The Terence Chapman Group is reporting pre-tax losses before exceptional items of £1.8 million for the company's half year results ended 28 February 2002. The group's management blamed delays in IT investment decisions and competitive discounting in the consulting sector.
The results tally with a downbeat trading statement issued by the company in February, warning that project delays and cancellations by investment banking clients would lead to bigger-than-expected losses for the half year to August 2002.
With a £16 million cash pile from the sale of its TCA Synergo business, the group is well cushioned to ride out the current downturn but needs to demonstrate a clear strategic direction for the future. Recently a new chief executive, Andrew Jurczynski, joined the company. Additionally, the group has realigned its business around three market niches: trading and operations in the wholesale and investment banking sector, wealth management and retail digital finance. The chairman's statement also references a move toward creating stronger partnerships with leading software product suppliers, and particularly identifies joint activities with IBM around the Websphere product line.
TCA Consulting revenues for the period to 28 February 2002 amounted to £6 million, resulting in an operating loss of £2.2 million before restructuring costs of £0.3 million (2001: nil) and exceptional items of £0.6 million (2001:nil). This compares to revenues of £16 million and an operating profit of £1.8 million in the first half of last year, which benefited from the significant impact of one particularly large project.
After interest income of £0.4 million (2001: £0.3 million), the pre-tax loss and loss per share before exceptional items were £1.8 million and 2.4p and after exceptional items were £2.7 million and 3.6p respectively. This compared with a profit of £2.2 million and earnings per share of 2.6p in the first half of last year.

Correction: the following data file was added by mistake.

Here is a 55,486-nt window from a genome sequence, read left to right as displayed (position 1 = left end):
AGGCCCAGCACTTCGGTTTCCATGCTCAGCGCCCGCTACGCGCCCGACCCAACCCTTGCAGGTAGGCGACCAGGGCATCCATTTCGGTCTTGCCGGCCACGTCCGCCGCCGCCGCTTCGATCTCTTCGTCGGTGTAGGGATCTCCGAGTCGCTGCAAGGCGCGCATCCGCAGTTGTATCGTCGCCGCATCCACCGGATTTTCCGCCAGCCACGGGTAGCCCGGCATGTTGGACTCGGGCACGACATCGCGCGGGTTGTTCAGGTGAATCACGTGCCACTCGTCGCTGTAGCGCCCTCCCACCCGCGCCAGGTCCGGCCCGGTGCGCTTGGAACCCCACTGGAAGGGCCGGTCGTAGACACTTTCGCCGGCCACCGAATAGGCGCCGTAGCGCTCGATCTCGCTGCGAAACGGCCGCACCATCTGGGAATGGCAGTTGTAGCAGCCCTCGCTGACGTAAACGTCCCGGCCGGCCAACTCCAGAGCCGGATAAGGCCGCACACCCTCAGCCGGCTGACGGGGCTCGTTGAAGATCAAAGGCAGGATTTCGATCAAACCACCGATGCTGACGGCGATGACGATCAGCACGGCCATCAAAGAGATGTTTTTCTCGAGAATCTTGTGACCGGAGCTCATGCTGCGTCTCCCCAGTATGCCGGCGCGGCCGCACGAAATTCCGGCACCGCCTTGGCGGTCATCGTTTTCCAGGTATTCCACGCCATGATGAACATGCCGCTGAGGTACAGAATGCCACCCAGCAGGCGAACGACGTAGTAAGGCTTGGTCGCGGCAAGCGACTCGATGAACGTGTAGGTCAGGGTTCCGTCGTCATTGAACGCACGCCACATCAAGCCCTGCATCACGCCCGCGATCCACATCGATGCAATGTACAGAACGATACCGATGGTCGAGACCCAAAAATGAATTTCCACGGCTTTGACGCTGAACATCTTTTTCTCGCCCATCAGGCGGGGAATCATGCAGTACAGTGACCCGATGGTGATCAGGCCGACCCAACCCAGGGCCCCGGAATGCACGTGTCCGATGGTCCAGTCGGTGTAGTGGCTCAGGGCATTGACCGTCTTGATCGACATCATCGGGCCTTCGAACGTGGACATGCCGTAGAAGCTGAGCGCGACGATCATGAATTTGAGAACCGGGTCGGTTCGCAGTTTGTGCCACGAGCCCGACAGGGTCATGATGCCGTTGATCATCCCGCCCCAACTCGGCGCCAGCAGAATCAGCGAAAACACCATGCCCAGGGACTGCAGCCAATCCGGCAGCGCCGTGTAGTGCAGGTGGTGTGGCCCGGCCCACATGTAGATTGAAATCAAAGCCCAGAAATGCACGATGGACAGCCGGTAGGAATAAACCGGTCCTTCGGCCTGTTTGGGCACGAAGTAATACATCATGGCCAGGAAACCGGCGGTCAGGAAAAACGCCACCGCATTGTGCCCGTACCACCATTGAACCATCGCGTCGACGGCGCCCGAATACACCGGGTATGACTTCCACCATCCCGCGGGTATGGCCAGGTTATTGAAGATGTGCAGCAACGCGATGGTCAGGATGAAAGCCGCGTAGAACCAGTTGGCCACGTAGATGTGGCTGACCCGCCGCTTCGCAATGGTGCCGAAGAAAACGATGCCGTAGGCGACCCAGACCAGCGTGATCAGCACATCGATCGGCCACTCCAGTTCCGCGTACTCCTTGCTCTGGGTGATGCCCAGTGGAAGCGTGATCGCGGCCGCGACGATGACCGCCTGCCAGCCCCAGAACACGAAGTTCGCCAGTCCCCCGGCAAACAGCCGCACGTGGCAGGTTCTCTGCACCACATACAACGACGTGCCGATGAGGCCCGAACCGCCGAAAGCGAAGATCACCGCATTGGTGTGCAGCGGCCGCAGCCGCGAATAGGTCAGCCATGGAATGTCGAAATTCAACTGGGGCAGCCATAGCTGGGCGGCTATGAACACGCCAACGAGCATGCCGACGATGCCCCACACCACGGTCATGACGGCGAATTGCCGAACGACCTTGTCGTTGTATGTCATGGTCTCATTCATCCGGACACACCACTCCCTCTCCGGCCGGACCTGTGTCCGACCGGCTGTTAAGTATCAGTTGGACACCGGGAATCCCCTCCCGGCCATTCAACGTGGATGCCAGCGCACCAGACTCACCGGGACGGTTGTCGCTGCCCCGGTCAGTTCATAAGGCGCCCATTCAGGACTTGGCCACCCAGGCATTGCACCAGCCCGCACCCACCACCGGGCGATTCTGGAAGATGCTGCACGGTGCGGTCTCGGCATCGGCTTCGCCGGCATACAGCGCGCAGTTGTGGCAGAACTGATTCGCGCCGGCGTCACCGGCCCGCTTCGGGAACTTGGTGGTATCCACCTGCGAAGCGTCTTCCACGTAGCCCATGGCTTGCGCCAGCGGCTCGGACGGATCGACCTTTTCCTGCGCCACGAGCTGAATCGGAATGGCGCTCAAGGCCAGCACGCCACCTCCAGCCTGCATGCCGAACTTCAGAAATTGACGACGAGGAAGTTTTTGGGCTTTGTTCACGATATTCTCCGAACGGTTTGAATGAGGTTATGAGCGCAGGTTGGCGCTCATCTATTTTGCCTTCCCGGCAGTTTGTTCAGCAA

In the statement from group chairman Sir Colin Southgate, the company has implemented a number of cost reductions, with staff numbers down from 171 to 146 at the period end, and to 137 subsequently. However, the firm has endeavoured to maintain fee earning capacity in order to respond to project opportunities when they arise.
Operating cash outflow in the period was restricted to £0.2 million (2001: £1.8 million inflow), which was covered by interest receipts of £0.4 million (2001: £0.3 million). Cash balances reduced from £18.6 million at the year end to £16.7 million due to corporation tax payments of £1.3 million, ESOP share purchases of £0.2 million, capital expenditure of £0.1 million and dividend payments of £0.5 million.
The directors have declared a maintained interim dividend of 0.6p per share payable on 6 June 2002 to shareholders on the register on 10 May 2002.
Southgate commented: "Fee and utilisation rates remain under pressure in what continues to be a highly competitive market environment and the board believes that this will continue to impact revenues in the short term. However, the restructuring of the business and the reduction in the cost base are expected to lead to some improvement in performance as the second half progresses."